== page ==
It was a bit chilly in 10-15 knot winds starting out on this hike. We’d come out Cabezon Road to Pipeline Road, to explore this route into the Rio Puerco valley. The road from US 550 is well traveled dirt, fine in dry conditions, but not a place to go after rain or if there is snow on the road. Parking is 9/10ths of a mile on a two track, relatively good but only with a high-clearance vehicle (we use a Tacoma 4WD pickup).
Our hike started from parking at a fence, across about 6/10ths of a mile of level, open terrain, to rocky ridges with mesas another 1/4 to 1/2 of a mile beyond. We proceeded northeast towards -the- Meseta de Ricardo, generally following a track from ASCHG. Along the way, I looked intently for petrified wood, having found same in earlier hikes in similar terrain (see captions in George’s Photos). At one point, we entered a small canyon and encountered a 10′ rock wall, so it was backtrack and find a way up and around it.
We continued northeast towards Meseta de Ricardo, stopping for coffee in the lee of the mesa and a rock outcropping to be out of the wind. From here we found ourselves diverging from the ASCHG hike, reaching a point where we made a sharp right turn to get back to their track. It was fortunate for us, as from their description we didn’t have a difficult descent from the top of the meas, and … we came across an area of rocks lying about that we concluded must be petrified tree trunks (check the photos below). This was a great way to finish the interesting part of the hike; from here it was back across the valley to the truck.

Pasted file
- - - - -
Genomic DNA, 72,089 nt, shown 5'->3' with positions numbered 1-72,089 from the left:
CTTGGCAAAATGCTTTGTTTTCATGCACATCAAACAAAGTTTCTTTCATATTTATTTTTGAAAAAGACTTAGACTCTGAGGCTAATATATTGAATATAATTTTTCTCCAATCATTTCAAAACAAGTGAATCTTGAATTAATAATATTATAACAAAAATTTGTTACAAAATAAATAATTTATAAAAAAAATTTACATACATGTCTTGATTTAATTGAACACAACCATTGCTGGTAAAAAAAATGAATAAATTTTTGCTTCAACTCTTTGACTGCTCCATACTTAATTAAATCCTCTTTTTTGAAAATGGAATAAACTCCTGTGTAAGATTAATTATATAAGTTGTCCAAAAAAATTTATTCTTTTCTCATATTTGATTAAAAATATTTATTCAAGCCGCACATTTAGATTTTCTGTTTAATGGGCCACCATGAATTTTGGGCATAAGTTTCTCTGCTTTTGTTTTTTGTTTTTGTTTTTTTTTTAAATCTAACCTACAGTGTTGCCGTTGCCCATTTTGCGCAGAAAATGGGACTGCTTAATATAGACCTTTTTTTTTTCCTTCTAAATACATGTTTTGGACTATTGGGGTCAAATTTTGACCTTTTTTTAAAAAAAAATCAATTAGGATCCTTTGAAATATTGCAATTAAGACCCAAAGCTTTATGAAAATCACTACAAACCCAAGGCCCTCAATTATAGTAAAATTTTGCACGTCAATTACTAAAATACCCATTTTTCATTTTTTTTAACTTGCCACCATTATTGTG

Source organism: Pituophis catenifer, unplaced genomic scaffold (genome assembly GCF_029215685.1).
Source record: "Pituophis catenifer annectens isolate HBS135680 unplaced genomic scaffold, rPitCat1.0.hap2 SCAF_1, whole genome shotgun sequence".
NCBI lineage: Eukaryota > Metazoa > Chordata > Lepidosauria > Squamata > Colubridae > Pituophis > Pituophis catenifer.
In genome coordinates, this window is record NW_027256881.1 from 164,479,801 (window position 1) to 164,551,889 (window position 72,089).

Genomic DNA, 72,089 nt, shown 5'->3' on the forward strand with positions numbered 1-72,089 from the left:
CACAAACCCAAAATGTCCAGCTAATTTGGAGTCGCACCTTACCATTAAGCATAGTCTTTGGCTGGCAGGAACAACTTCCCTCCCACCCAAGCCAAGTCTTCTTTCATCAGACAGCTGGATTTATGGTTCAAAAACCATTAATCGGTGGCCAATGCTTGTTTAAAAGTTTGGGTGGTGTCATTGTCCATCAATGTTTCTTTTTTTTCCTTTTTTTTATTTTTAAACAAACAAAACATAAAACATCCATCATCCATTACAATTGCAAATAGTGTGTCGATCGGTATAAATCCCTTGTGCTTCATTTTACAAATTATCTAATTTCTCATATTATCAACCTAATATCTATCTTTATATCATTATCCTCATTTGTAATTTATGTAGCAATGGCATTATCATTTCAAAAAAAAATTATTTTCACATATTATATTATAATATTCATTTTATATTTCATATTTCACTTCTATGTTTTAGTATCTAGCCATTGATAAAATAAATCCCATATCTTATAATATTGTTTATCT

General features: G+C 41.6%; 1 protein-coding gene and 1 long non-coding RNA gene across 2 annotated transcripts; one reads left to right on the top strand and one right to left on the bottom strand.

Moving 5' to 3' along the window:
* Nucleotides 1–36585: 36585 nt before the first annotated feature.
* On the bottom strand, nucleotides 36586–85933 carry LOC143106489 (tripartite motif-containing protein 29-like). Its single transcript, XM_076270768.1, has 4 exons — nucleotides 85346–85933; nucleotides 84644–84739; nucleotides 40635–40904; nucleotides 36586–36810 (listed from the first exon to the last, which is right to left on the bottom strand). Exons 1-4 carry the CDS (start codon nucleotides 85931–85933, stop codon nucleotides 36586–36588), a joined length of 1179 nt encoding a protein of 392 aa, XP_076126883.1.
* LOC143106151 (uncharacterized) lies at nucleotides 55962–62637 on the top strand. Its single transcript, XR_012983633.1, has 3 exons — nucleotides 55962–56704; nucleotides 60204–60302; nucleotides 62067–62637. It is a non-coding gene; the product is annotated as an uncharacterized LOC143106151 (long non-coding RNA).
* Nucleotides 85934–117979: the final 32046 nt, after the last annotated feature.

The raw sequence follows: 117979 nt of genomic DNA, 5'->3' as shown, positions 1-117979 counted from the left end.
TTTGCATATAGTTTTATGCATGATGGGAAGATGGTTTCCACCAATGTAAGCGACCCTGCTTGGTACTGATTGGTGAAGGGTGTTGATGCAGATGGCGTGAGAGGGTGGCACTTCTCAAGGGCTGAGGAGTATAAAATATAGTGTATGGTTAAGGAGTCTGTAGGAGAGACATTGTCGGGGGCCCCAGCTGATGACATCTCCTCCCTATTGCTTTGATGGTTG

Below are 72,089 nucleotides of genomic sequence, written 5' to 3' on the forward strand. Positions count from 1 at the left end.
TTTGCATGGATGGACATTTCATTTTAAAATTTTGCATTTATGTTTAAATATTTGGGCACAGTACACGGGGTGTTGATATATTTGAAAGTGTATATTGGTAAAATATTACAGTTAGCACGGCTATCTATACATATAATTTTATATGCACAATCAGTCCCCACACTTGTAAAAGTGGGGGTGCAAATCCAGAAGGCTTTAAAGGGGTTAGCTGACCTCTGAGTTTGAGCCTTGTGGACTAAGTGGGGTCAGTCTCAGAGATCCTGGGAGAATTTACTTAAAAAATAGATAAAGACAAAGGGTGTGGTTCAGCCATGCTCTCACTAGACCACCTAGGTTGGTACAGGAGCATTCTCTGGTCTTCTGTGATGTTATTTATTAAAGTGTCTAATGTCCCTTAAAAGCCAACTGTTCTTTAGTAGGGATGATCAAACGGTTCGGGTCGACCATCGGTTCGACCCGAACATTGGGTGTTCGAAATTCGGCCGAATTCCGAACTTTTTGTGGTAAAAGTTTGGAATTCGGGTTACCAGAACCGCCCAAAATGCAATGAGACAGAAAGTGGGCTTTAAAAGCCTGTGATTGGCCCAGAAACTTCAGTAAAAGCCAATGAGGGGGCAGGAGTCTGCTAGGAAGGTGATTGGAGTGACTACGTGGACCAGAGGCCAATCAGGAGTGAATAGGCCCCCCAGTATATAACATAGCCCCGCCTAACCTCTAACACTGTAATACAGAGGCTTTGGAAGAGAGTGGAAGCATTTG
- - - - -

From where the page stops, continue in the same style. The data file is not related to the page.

We will return for more exploring. And this is a great area to visit for just exploring; it is just an hour from Bernalillo and interesting sights are close enough that long hiking isn’t required.
Jay here: For someone who had the remnants of a rotten cold (carrying a ton of kleenex), this turned out to be a very fascinating hike. The winds almost pushed across the flat start of the hike and over some very different terrain for us. Getting up close to hoodoos and other rock formations was a big attraction but the petrified trees we came upon at late stage of the hike was the big bonus. You almost don’t believe that you’re looking at ancient trees that time has turned into stone. Definitely going back for a closer look.
Total Distance: 3.18 miles
Elevation: 5,821 start, 5,986 maximum, 5,816 minimum
Gross gain: 165 ft. Aggregate ups & downs: ascending 436 ft, descending: 433 ft
Maximum slope: 27% ascending, 35% descending, 4% average
If you haven’t explored these hiking tracks with Google Earth, I urge you to try it. With the virtual 3-dimensional presentation, achieved by panning and tilting the view, you can get a much better idea of the hikes and terrain than you can get from the screenshot above.
Download .kml file for Google Earth here: Mesita de Ricardo Hike.Jay.2016-12-04
ASCHG: Mesita de Ricardo Hike
ASCJG: Mesita de Ricardo – Northwest Passage
BLM: Ojito Wilderness
Wilderness.net: Ojito Wilderness
The American Southwest: Ojito Wilderness Area
Travels with the Blonde Coyote: Into the Ojito Wilderness (great descriptions and photos, some in the vicinity of Dragons Back).
And more references online, just do a Google Search for Ojito Wilderness